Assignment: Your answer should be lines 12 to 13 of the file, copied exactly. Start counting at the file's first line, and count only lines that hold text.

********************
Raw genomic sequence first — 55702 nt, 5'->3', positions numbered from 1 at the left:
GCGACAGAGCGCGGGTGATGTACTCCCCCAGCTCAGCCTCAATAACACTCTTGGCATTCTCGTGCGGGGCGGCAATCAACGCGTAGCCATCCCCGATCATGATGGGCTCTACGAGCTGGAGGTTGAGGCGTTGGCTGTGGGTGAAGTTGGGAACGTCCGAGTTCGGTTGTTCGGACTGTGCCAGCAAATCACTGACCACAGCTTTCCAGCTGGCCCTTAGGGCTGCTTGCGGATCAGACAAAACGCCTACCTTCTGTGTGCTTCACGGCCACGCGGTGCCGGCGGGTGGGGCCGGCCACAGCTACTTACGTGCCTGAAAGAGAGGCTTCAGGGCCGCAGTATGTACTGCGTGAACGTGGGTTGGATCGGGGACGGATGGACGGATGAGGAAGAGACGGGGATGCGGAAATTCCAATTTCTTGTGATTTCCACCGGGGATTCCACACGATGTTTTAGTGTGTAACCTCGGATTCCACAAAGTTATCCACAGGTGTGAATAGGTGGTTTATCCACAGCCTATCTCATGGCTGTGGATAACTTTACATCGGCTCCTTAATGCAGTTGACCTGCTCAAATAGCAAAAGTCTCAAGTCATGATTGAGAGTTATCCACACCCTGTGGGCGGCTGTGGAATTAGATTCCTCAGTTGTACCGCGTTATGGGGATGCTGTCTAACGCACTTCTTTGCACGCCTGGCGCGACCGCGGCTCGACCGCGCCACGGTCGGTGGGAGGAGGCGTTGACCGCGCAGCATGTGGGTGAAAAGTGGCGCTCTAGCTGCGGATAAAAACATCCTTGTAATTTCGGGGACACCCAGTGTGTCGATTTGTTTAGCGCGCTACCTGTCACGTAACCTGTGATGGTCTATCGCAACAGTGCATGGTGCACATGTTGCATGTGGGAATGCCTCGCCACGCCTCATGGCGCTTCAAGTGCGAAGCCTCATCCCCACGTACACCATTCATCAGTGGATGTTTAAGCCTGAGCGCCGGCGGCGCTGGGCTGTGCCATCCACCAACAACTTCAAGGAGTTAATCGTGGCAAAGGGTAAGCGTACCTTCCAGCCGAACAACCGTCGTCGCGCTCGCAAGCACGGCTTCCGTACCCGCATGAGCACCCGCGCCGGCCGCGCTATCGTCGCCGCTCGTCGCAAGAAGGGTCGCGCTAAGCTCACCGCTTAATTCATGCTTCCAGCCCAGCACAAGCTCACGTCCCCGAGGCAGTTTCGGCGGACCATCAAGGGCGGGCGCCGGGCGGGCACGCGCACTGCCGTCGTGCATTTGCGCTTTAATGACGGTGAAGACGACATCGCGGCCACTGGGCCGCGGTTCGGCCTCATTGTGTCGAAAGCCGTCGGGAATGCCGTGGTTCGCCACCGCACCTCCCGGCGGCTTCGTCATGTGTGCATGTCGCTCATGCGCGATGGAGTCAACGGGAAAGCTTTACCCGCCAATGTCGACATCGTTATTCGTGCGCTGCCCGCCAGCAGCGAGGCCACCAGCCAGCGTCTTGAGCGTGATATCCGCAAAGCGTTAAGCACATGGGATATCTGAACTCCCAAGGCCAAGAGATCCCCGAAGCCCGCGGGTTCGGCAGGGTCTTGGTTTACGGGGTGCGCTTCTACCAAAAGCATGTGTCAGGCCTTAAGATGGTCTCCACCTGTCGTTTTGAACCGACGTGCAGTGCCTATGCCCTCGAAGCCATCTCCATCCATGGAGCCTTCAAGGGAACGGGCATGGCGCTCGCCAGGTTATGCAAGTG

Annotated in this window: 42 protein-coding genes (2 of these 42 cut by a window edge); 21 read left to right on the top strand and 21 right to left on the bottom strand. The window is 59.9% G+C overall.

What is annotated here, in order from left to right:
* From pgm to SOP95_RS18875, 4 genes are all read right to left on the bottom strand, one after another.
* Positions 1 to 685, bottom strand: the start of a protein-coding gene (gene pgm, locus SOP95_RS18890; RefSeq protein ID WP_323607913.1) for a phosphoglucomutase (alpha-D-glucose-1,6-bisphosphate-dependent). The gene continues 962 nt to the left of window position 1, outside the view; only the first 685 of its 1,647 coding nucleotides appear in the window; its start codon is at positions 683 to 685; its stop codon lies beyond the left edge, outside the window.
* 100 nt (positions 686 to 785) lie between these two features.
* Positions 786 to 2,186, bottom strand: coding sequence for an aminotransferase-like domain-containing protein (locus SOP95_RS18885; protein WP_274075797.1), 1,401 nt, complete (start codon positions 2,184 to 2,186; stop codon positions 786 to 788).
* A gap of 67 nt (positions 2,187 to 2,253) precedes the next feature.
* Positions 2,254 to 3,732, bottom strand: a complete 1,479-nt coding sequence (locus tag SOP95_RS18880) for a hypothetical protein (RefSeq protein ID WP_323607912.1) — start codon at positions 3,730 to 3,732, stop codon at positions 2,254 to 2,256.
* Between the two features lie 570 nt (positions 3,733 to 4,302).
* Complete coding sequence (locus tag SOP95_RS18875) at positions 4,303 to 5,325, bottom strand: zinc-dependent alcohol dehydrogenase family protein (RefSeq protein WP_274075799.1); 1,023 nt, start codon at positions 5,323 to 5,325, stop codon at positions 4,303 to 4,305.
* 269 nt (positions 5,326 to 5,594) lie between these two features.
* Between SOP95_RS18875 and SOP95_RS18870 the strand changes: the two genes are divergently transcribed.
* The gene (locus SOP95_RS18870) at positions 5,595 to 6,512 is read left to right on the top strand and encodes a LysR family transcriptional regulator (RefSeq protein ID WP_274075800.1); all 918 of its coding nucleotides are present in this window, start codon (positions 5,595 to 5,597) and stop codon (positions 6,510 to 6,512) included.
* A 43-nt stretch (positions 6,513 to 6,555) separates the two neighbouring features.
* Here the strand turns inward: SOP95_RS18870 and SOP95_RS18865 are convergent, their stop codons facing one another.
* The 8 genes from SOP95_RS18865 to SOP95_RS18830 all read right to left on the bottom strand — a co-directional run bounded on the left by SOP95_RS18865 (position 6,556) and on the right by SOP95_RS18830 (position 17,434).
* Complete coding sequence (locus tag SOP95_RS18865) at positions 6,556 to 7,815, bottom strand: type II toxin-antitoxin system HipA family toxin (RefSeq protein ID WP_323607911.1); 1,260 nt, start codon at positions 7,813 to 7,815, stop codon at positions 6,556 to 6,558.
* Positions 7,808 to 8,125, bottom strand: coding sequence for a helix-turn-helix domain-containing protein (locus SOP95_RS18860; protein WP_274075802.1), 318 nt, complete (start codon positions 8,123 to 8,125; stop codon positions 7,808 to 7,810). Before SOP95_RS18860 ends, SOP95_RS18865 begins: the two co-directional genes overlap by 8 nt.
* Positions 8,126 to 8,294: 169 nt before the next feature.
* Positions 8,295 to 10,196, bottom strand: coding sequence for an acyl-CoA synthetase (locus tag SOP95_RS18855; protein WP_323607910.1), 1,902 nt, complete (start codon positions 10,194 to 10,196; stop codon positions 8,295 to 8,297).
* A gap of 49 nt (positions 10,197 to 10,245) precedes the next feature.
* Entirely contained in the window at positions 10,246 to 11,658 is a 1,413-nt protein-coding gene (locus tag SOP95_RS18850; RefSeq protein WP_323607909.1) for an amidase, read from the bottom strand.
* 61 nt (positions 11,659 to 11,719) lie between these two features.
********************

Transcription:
* Complete coding sequence (locus tag SOP95_RS18875) at positions 4,303 to 5,325, bottom strand: zinc-dependent alcohol dehydrogenase family protein (RefSeq protein WP_274075799.1); 1,023 nt, start codon at positions 5,323 to 5,325, stop codon at positions 4,303 to 4,305.
* 269 nt (positions 5,326 to 5,594) lie between these two features.